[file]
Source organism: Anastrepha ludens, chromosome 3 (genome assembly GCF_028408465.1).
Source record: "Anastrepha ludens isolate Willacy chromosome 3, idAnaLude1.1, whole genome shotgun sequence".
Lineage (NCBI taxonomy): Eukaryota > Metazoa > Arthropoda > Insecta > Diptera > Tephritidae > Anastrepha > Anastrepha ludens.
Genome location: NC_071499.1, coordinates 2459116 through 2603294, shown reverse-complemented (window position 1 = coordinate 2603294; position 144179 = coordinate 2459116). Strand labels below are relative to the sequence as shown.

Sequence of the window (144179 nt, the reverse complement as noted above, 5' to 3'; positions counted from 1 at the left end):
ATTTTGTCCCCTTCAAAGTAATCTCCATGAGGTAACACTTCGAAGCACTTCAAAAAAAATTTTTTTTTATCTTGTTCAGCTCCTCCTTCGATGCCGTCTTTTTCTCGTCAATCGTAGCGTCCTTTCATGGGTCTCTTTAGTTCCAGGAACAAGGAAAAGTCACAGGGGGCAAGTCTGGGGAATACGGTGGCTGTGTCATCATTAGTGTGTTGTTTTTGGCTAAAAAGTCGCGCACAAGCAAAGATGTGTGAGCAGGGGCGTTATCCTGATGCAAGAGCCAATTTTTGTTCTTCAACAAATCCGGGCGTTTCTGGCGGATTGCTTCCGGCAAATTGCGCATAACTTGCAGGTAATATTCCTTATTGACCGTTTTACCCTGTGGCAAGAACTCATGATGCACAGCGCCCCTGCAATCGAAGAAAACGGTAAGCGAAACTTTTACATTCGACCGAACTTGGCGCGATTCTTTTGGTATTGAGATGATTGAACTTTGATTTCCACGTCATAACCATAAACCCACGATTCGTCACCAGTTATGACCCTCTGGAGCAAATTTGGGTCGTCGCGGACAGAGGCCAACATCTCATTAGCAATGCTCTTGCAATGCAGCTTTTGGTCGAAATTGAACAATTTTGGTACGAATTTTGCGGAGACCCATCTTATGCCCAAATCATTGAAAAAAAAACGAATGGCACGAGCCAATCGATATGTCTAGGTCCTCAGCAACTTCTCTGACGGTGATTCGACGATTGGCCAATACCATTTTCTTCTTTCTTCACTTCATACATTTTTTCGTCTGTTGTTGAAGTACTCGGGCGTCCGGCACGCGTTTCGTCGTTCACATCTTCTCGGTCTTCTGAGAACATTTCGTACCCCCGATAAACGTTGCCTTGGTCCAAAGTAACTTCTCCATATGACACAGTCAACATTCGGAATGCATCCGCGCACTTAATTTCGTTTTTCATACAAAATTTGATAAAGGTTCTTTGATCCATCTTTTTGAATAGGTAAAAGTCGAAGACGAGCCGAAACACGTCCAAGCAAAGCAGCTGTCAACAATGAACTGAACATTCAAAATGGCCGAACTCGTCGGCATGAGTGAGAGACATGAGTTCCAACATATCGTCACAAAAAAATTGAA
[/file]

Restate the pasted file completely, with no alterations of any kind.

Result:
Source organism: Anastrepha ludens, chromosome 3 (genome assembly GCF_028408465.1).
Source record: "Anastrepha ludens isolate Willacy chromosome 3, idAnaLude1.1, whole genome shotgun sequence".
Lineage (NCBI taxonomy): Eukaryota > Metazoa > Arthropoda > Insecta > Diptera > Tephritidae > Anastrepha > Anastrepha ludens.
Genome location: NC_071499.1, coordinates 2459116 through 2603294, shown reverse-complemented (window position 1 = coordinate 2603294; position 144179 = coordinate 2459116). Strand labels below are relative to the sequence as shown.

Sequence of the window (144179 nt, the reverse complement as noted above, 5' to 3'; positions counted from 1 at the left end):
ATTTTGTCCCCTTCAAAGTAATCTCCATGAGGTAACACTTCGAAGCACTTCAAAAAAAATTTTTTTTTATCTTGTTCAGCTCCTCCTTCGATGCCGTCTTTTTCTCGTCAATCGTAGCGTCCTTTCATGGGTCTCTTTAGTTCCAGGAACAAGGAAAAGTCACAGGGGGCAAGTCTGGGGAATACGGTGGCTGTGTCATCATTAGTGTGTTGTTTTTGGCTAAAAAGTCGCGCACAAGCAAAGATGTGTGAGCAGGGGCGTTATCCTGATGCAAGAGCCAATTTTTGTTCTTCAACAAATCCGGGCGTTTCTGGCGGATTGCTTCCGGCAAATTGCGCATAACTTGCAGGTAATATTCCTTATTGACCGTTTTACCCTGTGGCAAGAACTCATGATGCACAGCGCCCCTGCAATCGAAGAAAACGGTAAGCGAAACTTTTACATTCGACCGAACTTGGCGCGATTCTTTTGGTATTGAGATGATTGAACTTTGATTTCCACGTCATAACCATAAACCCACGATTCGTCACCAGTTATGACCCTCTGGAGCAAATTTGGGTCGTCGCGGACAGAGGCCAACATCTCATTAGCAATGCTCTTGCAATGCAGCTTTTGGTCGAAATTGAACAATTTTGGTACGAATTTTGCGGAGACCCATCTTATGCCCAAATCATTGAAAAAAAAACGAATGGCACGAGCCAATCGATATGTCTAGGTCCTCAGCAACTTCTCTGACGGTGATTCGACGATTGGCCAATACCATTTTCTTCTTTCTTCACTTCATACATTTTTTCGTCTGTTGTTGAAGTACTCGGGCGTCCGGCACGCGTTTCGTCGTTCACATCTTCTCGGTCTTCTGAGAACATTTCGTACCCCCGATAAACGTTGCCTTGGTCCAAAGTAACTTCTCCATATGACACAGTCAACATTCGGAATGCATCCGCGCACTTAATTTCGTTTTTCATACAAAATTTGATAAAGGTTCTTTGATCCATCTTTTTGAATAGGTAAAAGTCGAAGACGAGCCGAAACACGTCCAAGCAAAGCAGCTGTCAACAATGAACTGAACATTCAAAATGGCCGAACTCGTCGGCATGAGTGAGAGACATGAGTTCCAACATATCGTCACAAAAAAATTGAA